I had the privilege of attending the Jewish Grandparents Network planning retreat at the Pearlstone Retreat Center in Maryland this week. The event, co-hosted by JGN and the Mayberg Center for Jewish Education & Leadership at George Washington University, was unusual in one way above all.
To their extreme credit, JGN founders Lee Hendler and David Raphael have taken great pains to learn, to invite and to dream before going into program development mode. When I first learned of their efforts to harness the power of grandparents to convey Jewish wisdom, values and identity to young Jews, I wanted to know what they planned to DO. David and Lee told me it wasn’t time for that yet. They had identified that grandparents have great power and potential in the lives of their grandchildren, but they didn’t want to hurriedly invent a program and then promote it to the funder community. They did a little piloting, certainly, but they concentrated their efforts on running a survey (more than 8,000 respondents — wow!) and inviting various constituents to the table for a series of deep explorations about what JGN might endeavor to be and do. I respect that approach greatly. It is a breath of fresh air in a world where possessors of an interesting idea tend to be a bit too certain theirs is just right. JGN is casting a wide net, and taking a thorough, patient approach.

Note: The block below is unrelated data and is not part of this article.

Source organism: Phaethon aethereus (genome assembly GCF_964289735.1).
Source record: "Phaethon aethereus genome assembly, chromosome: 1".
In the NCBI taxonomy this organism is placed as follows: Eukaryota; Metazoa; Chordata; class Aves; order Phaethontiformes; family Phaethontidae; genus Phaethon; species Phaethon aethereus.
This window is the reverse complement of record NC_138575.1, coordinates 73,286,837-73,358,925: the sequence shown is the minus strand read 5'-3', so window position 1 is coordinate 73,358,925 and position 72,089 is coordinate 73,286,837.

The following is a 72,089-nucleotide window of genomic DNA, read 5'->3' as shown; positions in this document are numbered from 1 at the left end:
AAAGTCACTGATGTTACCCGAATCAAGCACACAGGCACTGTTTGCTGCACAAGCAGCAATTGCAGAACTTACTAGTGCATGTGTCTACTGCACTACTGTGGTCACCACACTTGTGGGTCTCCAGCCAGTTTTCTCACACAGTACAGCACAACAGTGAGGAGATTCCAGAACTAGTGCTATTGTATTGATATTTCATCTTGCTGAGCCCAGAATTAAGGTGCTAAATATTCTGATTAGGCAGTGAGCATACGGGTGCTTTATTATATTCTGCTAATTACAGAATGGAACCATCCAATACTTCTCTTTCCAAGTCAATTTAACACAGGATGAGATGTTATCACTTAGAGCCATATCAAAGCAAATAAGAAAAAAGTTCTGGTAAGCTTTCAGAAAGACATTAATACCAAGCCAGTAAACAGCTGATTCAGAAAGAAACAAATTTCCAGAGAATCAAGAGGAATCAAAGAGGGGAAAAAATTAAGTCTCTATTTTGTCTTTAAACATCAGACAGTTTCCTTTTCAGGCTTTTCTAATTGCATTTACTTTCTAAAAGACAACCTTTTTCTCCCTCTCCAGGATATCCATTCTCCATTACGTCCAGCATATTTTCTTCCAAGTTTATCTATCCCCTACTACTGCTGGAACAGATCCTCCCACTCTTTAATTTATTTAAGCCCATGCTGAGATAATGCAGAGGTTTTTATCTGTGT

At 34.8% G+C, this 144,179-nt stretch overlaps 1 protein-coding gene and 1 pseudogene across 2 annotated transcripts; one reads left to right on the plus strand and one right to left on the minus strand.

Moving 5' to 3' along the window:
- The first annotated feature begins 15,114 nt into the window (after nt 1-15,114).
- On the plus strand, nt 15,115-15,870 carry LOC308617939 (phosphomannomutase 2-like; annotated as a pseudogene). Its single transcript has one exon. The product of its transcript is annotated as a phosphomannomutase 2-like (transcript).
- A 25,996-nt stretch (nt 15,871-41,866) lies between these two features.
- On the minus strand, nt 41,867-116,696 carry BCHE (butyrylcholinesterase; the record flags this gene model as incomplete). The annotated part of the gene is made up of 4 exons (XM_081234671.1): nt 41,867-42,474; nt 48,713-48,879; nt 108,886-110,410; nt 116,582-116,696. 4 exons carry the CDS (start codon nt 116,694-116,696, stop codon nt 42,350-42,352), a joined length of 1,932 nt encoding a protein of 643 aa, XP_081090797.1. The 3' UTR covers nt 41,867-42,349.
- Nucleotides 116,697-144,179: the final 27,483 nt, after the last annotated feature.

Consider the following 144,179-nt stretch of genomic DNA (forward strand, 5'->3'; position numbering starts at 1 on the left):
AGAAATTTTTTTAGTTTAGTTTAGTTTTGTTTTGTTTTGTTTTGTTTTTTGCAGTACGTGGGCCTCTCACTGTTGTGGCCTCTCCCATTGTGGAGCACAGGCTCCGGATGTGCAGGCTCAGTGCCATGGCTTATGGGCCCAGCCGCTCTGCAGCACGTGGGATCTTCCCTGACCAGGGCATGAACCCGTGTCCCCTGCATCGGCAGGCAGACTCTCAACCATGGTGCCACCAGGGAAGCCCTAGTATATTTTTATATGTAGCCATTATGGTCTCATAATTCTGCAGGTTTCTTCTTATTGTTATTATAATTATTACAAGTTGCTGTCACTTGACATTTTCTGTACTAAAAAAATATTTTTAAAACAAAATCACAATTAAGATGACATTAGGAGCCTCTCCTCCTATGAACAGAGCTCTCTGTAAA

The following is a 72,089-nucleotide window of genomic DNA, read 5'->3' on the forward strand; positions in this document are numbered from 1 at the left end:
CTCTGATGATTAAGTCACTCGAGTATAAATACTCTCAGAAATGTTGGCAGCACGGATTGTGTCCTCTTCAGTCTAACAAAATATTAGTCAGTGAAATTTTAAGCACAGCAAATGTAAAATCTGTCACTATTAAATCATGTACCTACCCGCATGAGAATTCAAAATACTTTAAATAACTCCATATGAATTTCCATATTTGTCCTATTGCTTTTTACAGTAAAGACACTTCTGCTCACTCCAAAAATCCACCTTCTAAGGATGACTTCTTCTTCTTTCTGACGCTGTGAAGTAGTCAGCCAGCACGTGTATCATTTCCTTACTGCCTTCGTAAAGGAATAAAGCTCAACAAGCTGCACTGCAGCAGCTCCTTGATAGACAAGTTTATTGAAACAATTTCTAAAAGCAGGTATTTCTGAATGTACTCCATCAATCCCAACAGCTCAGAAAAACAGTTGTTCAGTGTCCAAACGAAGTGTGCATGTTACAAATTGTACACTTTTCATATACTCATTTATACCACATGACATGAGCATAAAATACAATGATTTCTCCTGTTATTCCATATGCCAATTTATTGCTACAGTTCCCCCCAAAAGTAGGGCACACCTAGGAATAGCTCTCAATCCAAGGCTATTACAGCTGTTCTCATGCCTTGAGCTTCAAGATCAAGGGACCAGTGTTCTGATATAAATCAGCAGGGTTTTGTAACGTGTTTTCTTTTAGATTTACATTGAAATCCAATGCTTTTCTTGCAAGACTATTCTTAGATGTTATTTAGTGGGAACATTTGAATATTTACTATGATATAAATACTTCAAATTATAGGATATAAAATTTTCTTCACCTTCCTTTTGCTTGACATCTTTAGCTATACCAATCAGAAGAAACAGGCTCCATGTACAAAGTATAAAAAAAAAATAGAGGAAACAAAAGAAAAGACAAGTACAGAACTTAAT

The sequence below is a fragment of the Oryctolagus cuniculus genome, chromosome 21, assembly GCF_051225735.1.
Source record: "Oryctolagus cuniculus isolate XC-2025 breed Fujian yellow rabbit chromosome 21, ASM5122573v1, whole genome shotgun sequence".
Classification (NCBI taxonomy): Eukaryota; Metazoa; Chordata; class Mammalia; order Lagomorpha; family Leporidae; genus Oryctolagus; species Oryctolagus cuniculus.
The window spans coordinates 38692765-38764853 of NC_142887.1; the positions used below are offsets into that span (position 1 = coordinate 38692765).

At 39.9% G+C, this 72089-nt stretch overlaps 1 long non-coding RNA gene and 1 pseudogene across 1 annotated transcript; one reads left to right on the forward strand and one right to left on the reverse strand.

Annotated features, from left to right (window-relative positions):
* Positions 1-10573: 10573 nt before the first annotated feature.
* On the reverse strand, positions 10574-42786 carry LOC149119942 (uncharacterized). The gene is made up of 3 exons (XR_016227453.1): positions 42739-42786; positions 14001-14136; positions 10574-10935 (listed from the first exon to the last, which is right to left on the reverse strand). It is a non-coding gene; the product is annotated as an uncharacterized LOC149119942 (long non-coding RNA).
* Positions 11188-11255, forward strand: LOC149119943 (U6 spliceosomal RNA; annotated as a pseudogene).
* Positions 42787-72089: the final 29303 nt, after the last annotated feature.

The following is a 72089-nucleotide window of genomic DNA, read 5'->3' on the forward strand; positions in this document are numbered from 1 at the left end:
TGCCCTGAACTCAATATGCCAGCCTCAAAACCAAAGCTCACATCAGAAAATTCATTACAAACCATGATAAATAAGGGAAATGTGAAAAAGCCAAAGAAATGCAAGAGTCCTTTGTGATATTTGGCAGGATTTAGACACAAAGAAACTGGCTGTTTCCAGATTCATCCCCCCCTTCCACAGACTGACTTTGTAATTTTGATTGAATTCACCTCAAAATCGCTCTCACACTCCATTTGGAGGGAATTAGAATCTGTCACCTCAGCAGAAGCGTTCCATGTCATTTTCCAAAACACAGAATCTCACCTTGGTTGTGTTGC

I’ll wait to see the outcome of the retreat, of course, but I have a feeling the convening, which attracted a very impressive group of hearts and minds, may have helped JGN clarify objectives and point the way toward some particular program areas worth exploring. The Jewish Grandparents Network is humbly and strategically building a strong base of supporters, fans and co-designers. I admire the way they’re approaching the effort and I suspect we’ll see some impressive programming from this group in the near future.